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Thread: A Change at QB Marks a Change in Style for AZ

  1. #1

    A Change at QB Marks a Change in Style for AZ

    As much as we would like to believe that the Cardinals air attack will continue to dominate, we need to come to grips with one small fact: Matt Leinart is not Kurt Warner. Leinart's ability to start in the NFL (including his maturity and leadership) is simply an untested hypothesis at this point. Count me among the believers that the past few years behind a Hall of Fame QB have produced a different Leinart than we saw start under Dennis Green. But let us also be realistic. Kurt Warner kept the Cardinals competitive with his ability to make plays with his arm. His ability to read the field was a bit under appreciated, in part because so much credit was attributed to his talented receiving corps. Leinart will not be able to make those plays yet. Offensive production will have to come from somewhere else and the defense will have to make sure that "track meet" games are a thing of the past. The running game will bear the bulk of the offensive burden as the Cardinals will undoubtedly shift to a more traditional balance of run/pass plays. Call it "Steelers football" or smashmouth football, but expect the demand placed on Matt to be closer to that of Joe Flacco rather than Joe Montana. With Warner at the helm and Fitzgerald/Boldin at WR, it was easy to feel like the Cardinals were never that far out of a game. If the Cardinals have any chance of taking the division next year, it will be behind a more disciplined and conservative brand of football - offensively and defensively.

  2. #2
    This was more of an extension on Cris' post from May, but we are unable to comment on that one, so I added my comments above and started the conversation anew.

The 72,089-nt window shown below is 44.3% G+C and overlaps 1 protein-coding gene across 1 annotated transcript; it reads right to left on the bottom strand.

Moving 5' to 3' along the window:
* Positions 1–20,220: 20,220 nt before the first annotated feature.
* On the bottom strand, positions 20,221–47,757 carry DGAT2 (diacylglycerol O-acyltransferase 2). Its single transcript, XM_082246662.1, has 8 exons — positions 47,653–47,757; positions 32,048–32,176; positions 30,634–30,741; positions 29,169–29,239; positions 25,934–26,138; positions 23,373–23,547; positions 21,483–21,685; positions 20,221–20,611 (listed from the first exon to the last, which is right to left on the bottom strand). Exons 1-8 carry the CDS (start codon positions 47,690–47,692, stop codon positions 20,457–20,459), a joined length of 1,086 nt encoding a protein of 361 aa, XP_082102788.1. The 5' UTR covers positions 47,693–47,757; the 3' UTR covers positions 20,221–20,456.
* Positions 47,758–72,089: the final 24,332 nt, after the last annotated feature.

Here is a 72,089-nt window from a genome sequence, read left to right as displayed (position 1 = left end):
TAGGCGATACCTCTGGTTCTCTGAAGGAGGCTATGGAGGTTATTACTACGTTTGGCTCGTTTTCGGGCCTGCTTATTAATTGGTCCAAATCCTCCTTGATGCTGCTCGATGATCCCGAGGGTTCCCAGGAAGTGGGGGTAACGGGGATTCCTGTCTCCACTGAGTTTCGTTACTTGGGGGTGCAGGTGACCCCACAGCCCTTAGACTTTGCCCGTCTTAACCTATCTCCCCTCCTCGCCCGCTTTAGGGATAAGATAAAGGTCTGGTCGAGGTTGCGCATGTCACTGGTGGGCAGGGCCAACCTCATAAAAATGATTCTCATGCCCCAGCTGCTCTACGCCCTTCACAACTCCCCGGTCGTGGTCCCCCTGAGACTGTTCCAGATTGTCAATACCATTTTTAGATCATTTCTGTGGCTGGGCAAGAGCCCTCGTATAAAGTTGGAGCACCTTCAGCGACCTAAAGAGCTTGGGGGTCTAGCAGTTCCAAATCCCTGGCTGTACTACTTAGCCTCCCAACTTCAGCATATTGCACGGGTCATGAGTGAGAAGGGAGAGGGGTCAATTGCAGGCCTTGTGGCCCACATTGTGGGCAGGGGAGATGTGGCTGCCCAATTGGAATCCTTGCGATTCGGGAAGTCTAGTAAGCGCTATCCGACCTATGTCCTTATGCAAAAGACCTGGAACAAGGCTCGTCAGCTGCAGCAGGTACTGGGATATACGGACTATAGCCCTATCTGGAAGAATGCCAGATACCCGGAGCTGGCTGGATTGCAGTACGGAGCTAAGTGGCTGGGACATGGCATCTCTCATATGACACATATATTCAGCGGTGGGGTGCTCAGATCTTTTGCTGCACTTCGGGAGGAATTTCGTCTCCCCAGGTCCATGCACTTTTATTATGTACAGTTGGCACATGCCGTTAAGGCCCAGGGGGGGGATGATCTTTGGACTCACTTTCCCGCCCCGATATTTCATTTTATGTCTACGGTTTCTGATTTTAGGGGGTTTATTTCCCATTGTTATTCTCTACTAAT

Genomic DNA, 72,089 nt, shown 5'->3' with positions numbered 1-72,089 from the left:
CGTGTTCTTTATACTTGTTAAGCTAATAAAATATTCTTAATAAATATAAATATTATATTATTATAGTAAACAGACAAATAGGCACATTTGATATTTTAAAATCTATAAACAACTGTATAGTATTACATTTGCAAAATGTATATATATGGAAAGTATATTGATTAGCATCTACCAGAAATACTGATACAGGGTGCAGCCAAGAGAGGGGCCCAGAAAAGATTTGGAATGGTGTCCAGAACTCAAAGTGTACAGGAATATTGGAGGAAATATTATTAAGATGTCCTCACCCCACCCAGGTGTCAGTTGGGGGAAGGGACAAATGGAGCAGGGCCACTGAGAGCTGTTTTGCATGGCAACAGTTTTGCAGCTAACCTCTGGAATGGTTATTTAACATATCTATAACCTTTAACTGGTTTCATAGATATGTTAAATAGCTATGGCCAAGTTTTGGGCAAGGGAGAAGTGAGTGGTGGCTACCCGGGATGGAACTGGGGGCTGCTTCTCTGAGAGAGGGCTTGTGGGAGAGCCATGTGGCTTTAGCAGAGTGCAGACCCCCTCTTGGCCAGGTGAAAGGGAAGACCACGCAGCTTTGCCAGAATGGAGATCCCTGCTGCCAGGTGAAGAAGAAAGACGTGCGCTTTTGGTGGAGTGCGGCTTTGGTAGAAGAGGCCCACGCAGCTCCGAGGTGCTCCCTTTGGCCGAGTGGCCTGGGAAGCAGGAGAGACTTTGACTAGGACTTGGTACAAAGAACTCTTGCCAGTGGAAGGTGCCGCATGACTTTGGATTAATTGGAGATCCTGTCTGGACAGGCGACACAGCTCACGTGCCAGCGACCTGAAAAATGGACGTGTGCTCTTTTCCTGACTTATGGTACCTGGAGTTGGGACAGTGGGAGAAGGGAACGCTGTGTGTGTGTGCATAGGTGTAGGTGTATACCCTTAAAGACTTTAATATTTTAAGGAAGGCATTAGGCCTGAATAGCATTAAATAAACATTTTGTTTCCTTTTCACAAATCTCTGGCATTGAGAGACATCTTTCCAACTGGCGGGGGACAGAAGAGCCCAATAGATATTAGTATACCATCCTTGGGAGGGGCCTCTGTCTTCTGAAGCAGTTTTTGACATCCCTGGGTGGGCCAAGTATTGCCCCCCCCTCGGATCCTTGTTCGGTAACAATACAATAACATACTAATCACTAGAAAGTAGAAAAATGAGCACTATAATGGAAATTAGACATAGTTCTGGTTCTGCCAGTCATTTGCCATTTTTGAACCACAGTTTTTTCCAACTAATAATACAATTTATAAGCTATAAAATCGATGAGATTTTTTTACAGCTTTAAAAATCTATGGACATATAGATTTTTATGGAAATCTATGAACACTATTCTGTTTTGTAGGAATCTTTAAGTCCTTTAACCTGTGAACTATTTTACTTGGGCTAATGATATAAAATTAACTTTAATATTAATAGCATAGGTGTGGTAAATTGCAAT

3. #3
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    Matt Leinart will have some big shoes to fill. His reputation is a bit tarnished right now because of his earlier mishaps, but I hope that Kurt Warner was able to teach him a few things about managing the game. I would expect the Cardinals to take a safe approach and not rely on the passing game as much, just so Leinart can get some confidence back. Also, without Anquan Boldin, the receiving picture is a little different, and it will take time to adjust. This does not mean that we should write off their season in July, but to expect anything more than a division title might be a little unrealistic.

  4. #4
    i honestly think the cardinals will be a lot better than people expect. Leinart struggled at first because our o-line was terrible at both run and pass blocking. While warner's quick release opens up the debate on how much the line's pass blocking has improved, i think its clear that the line has gotten far better at run blocking not to mention acquiring alan faneca and even rex hadnot will definitely help. Wells is also a far more dynamic runner than edge was when leinart entered the league, so although the actual receiving tools around him may be worse (also debatable because breaston is a great receiver and doucet showed promise at the end of the season) leinart wont have to throw the ball as much just to keep the team in the game. Defensively i think the cardinals actually improved despite losing dansby and rolle who were both great players, but rhodes is about equal to rolle at this stage and i think washington can and will replace dansby sooner than people think (rookie lbs i think transition the best), but the defense really improves at the line where it gets a true nt in williams and dockett and campbell may be the best 3-4 end combo in the game. Adding joey porter to give them a true rush off the edge only helps dockett and campbell and he will also hopefully help groom young lbs like cody brown and will davis. So although the cards are in a definite transition year i definitely think they can hold on to the division by playing like the most veteran team in the division, which they are. Whisenhunt changed the culture of the players and i dont expect people like adrian wilson and darnell dockett to just make way for the 49ers